Zeedan, R. (2013). "Israel’s 2003 Plan for Unification of Local Authorities". Israel Affairs. 19:1: 170-190. DOI:10.1080/13537121.2013.748293


Invited Entries in Encyclopedias

Zeedan, R. (forthcoming) “The Druze Community in Israel.” In Oxford Bibliographies in Jewish Studies. Ed. Naomi Seidman. New York: Oxford University Press.


Jewish Studies Program statement in solidarity with protests against police brutality

Beloved community,

As an academic program in the University of Kansas, we stand in solidarity with Black Americans -- including Black Jewish people -- and everyone hurting after the senseless, brutal murder of George Floyd and all people targeted by systemic racism and injustice in our country. We continue to be committed to our core values of diversity, equity, and inclusion. This morning, the Association for Jewish Studies sent out an email reminding us that as scholars of Jewish Studies, we are keenly aware of the devastating impact of discrimination and violence against minority groups. Dr. Cécile Accilien, the Chair of the KU Department of African and African-American studies, shared with us the words of Dr. Martin Luther King Jr., who said, “Injustice anywhere is a threat to justice everywhere. We are caught in an inescapable network of mutuality, tied in a single garment of destiny. Whatever affects one directly, affects all indirectly.”

The Jewish Studies academic community is rich and diverse – it includes scholars and students who are Jewish and non-Jewish, scholars and students of all ethnic and racial backgrounds and from multiple denominations and creeds, people who are immigrants (like myself) and those who are American-born. The Bible commands: צֶ֥דֶק צֶ֖דֶק תִּרְדֹּ֑ף tzedek tzedek tirdof, which translates into English as “Only justice shall you pursue” (Deuteronomy 16:20). In this well-cited verse, the Hebrew word tzedek, or justice, repeats twice. There can be many explanations of the repetition – textual interpretation in all its many forms is a beloved pursuit for many of us. Today, I am going to give you my own interpretation -- though I am sure that it already exists somewhere in the treasury of Jewish exegesis. One tzedek, or justice, you must pursue for yourself and for people like you; that is, perhaps, the justice that is easiest to understand, because we keenly feel injustices committed against ourselves and people like us. The other tzedek is the justice you must pursue for the sake of people who are not like you. It is often a harder lesson, but a necessary one. The justice, or tzedek, which we pursue thus also becomes a gift of chesed, of lovingkindness that enriches all of us.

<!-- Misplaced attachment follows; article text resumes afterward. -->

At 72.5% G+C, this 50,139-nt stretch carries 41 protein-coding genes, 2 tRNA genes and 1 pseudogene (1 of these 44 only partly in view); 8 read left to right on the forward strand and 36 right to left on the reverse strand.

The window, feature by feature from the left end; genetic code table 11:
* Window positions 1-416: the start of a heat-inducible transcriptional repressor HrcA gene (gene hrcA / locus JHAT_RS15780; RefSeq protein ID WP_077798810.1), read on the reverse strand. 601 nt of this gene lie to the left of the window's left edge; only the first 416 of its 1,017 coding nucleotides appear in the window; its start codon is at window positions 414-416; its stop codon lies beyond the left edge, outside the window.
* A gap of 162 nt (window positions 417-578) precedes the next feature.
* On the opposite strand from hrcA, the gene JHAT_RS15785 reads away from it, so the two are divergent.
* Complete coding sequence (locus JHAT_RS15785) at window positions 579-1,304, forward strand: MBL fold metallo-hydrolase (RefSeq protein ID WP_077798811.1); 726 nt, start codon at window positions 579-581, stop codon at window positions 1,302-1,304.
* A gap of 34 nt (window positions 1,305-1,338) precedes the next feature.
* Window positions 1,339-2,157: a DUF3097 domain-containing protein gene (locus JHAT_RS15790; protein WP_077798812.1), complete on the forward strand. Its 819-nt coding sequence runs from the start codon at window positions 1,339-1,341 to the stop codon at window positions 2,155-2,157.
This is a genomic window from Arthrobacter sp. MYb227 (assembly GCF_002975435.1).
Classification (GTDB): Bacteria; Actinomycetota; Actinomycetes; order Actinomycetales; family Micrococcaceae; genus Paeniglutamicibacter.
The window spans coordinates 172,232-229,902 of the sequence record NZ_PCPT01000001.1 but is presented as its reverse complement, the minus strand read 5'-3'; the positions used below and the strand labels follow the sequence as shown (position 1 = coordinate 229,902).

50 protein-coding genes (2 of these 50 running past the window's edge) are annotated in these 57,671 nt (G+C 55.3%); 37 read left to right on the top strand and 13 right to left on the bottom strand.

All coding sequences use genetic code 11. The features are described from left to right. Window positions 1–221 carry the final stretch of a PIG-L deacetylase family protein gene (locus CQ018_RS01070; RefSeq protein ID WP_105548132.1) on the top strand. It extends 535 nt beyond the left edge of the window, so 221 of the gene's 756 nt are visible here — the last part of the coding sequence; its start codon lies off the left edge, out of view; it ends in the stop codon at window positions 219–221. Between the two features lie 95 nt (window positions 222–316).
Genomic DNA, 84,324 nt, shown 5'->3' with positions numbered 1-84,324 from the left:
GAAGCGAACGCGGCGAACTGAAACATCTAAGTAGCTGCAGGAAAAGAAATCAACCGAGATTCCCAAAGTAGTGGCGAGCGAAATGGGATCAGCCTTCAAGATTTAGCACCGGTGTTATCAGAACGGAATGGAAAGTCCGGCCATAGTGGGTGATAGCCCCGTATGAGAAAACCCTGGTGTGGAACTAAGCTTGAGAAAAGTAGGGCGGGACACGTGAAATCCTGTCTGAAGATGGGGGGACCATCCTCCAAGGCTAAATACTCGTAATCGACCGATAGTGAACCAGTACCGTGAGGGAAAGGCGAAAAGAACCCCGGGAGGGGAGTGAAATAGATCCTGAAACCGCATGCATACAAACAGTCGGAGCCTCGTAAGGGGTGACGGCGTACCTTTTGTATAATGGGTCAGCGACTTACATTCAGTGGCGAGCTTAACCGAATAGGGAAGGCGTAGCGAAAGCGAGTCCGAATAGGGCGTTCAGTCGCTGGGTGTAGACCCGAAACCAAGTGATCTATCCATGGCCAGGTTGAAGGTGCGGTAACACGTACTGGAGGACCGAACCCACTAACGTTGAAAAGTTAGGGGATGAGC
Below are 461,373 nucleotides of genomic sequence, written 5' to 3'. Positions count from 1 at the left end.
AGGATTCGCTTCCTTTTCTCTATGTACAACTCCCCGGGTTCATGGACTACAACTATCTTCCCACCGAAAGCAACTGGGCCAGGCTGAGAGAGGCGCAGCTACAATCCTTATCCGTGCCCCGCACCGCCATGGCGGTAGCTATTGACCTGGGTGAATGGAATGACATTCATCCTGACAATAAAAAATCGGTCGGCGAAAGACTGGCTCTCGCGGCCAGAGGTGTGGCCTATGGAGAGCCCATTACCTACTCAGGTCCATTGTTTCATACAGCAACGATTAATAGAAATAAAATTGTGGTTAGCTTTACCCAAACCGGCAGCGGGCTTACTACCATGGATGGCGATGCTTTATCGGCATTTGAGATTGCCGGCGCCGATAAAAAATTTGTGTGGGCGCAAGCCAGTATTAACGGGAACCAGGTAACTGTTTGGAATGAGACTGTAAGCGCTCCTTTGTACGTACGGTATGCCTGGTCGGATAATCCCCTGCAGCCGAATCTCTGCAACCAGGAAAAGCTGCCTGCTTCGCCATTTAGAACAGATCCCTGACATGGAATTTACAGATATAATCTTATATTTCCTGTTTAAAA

In solidarity,

Dr. Renee Perelmutter,

Director of the Jewish Studies Program

Subscribe to our Newsletter!


* indicates required
Upcoming Program Events
KU Today
Home to 50+ departments, centers, and programs, the School of the Arts, and the School of Public Affairs and Administration
KU offers courses in 40 languages
No. 1 ranking in city management and urban policy —U.S. News and World Report
One of 34 U.S. public institutions in the prestigious Association of American Universities
44 nationally ranked graduate programs.
—U.S. News & World Report
Top 50 nationwide for size of library collection.
5th nationwide for service to veterans —"Best for Vets: Colleges," Military Times
Nondiscrimination Policy

In the College of Liberal Arts & Sciences at The University of Kansas, we understand that an equitable and safe multiracial, multiethnic, and multicultural environment produces innovative thinking, research, and learning. Click here for the University's nondiscrimination policy.